Sunday, February 15, 2015

Dan Curtis' Dracula

I keep finding more Dracula movies to watch. Just when I decide to move on to a different variety of Gothic I became happily drawn into another vampire movie. I guess you just can't see enough Dracula movies! I am a huge fan of the late 60s/early 70s Gothic Horror soap opera Dark Shadows created by Dan Curtis so when I saw Dan Curtis' Dracula (1974) as I was scrolling through my queue on Hulu Plus, I had to check it out. Jack Palance played Dracula, which was based on Bram Stoker's novel of the same name. Aside from the typical 70s TV movie music, it was pretty good. I noticed Robert Cobert, created the music as he also did on Dark Shadows.That music they used in the 70s to create mood or whatever always reminds me of Charlie's Angels which is kind of silly when I'm watching a horror movie.

You'd think you know the Dracula story by now, but this movie was pretty scary! Jack Palance played a really good vampire; an evil monster killing and destroying to fulfill his lust for blood. In addition, Dracula craved Lucy Westerna not only for her beauty but for her uncanny resemblance to his true love of centuries earlier. I couldn't help but be reminded of the star crossed love affair of Barnabus and Josette of Dark Shadows. Dracula was to lose his Lucy forever just as Barnabus lost his Josette. The only difference being Lucy wasn't in love with Dracula as Josette was with Barnabus, but drawn to him only through the evil vampire spell he had on her.

I couldn't help but compare the hearse-like horse and carriage sent by Dracula to pick up Jonathan Harker to the extremely frightening and chilling one sent by the vampire (or was he driving?) in Nosferatu. It didn't send chills up my spine the way the manically speeding cloth draped death carriage in Nosferatu did.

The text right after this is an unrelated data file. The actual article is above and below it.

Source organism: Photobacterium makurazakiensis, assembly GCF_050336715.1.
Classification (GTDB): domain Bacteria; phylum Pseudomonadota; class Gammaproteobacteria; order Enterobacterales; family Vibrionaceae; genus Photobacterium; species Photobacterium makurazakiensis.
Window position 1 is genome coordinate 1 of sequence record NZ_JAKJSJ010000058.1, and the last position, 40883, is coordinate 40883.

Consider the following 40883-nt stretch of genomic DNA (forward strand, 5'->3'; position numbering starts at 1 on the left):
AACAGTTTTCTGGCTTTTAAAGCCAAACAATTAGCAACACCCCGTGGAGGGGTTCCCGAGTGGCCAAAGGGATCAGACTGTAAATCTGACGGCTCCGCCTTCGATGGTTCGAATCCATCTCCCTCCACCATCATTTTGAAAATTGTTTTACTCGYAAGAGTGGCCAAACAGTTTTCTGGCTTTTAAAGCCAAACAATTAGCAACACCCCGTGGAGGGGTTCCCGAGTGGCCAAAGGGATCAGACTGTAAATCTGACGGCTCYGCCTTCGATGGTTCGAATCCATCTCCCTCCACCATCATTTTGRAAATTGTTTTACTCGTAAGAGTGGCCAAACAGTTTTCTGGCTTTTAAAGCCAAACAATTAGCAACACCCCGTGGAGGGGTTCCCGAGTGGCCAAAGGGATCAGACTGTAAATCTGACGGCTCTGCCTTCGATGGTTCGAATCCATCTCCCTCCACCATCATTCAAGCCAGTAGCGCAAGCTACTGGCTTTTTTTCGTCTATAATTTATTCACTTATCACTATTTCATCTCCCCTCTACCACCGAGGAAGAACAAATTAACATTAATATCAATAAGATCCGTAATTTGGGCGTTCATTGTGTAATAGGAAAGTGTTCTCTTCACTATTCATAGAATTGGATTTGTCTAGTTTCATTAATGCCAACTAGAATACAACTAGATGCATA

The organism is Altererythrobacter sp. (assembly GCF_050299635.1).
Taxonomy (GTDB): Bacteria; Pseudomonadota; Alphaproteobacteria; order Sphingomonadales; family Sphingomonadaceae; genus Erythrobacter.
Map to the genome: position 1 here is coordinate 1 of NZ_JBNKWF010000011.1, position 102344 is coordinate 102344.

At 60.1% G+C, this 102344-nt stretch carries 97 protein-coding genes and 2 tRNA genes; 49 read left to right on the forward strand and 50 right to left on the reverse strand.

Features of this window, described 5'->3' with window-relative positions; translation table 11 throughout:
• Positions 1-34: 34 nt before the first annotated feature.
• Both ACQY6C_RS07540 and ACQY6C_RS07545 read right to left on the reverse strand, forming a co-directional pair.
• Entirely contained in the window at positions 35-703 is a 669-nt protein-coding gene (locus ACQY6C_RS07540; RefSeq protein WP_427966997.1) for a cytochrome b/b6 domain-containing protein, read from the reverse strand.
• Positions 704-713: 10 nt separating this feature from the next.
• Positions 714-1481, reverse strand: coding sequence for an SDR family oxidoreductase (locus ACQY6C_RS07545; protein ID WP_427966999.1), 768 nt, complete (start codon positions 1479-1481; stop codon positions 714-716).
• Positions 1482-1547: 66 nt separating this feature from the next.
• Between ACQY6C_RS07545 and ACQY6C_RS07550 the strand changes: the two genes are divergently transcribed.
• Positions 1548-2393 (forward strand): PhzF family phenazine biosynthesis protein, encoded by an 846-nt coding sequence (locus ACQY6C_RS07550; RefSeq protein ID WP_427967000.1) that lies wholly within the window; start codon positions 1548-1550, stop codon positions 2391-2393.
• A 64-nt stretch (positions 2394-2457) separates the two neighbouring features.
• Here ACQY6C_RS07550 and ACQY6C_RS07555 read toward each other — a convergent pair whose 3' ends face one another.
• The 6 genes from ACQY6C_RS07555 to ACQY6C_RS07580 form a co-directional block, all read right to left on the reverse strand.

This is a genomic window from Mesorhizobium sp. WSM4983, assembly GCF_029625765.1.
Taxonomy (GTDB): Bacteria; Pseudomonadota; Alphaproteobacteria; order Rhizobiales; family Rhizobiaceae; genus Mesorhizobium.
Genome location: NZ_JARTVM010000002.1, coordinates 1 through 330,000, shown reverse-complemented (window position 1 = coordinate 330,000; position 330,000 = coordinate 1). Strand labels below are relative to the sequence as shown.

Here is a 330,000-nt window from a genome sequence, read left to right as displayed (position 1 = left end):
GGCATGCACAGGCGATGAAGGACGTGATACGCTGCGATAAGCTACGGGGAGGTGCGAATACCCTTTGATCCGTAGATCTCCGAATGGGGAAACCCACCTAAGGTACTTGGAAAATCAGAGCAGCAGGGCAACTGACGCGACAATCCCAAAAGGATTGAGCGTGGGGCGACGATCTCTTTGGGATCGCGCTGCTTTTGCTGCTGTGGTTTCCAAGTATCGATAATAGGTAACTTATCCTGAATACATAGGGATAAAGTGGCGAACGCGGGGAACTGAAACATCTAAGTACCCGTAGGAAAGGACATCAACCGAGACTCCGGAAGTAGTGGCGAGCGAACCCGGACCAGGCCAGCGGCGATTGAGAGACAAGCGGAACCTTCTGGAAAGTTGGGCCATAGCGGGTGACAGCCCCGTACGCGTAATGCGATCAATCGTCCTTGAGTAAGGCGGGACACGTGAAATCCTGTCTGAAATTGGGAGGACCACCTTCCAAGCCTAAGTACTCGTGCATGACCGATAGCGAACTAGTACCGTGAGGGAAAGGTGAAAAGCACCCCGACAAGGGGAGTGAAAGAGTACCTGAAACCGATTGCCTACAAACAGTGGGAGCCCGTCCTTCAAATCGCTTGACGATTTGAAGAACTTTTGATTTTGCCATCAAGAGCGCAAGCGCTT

There was lots of suspense like when Jonathan Harker attempted to escape castle Dracula right at sunset, then near the end of the movie when Van Helsing and Jonathan's friend Arthur scoured the castle in search of the vampires' coffins intent on destroying them.

With no high-tech special effects the movie was still scary and suspenseful and the dramatic gory ending was quite striking.

Tuesday, February 10, 2015

Zombie Hunter Film (2013)

I was mainly interested in seeing Zombie Hunter because it stars Danny Trejo who caught my attention in the movie Spy Kids which, correct me if I'm wrong, may be his only non-brutally violent role. The man's been in so many movies, it would be a pretty big undertaking to watch them all, so maybe he's been in other less violent roles, but as a man known as one of his roles, "Machete," it's unlikely. I liked him as the kids' uncle in Spy Kids, but the Snickers Superbowl 2015 commercial where he plays a famished Marcia Brady made me a wholehearted fan. Hilarious! The fact that the Zombie Hunter's rating on Netflix is NR and only has 1.5 stars made it even more compelling to see the movie for myself. How bad could it be?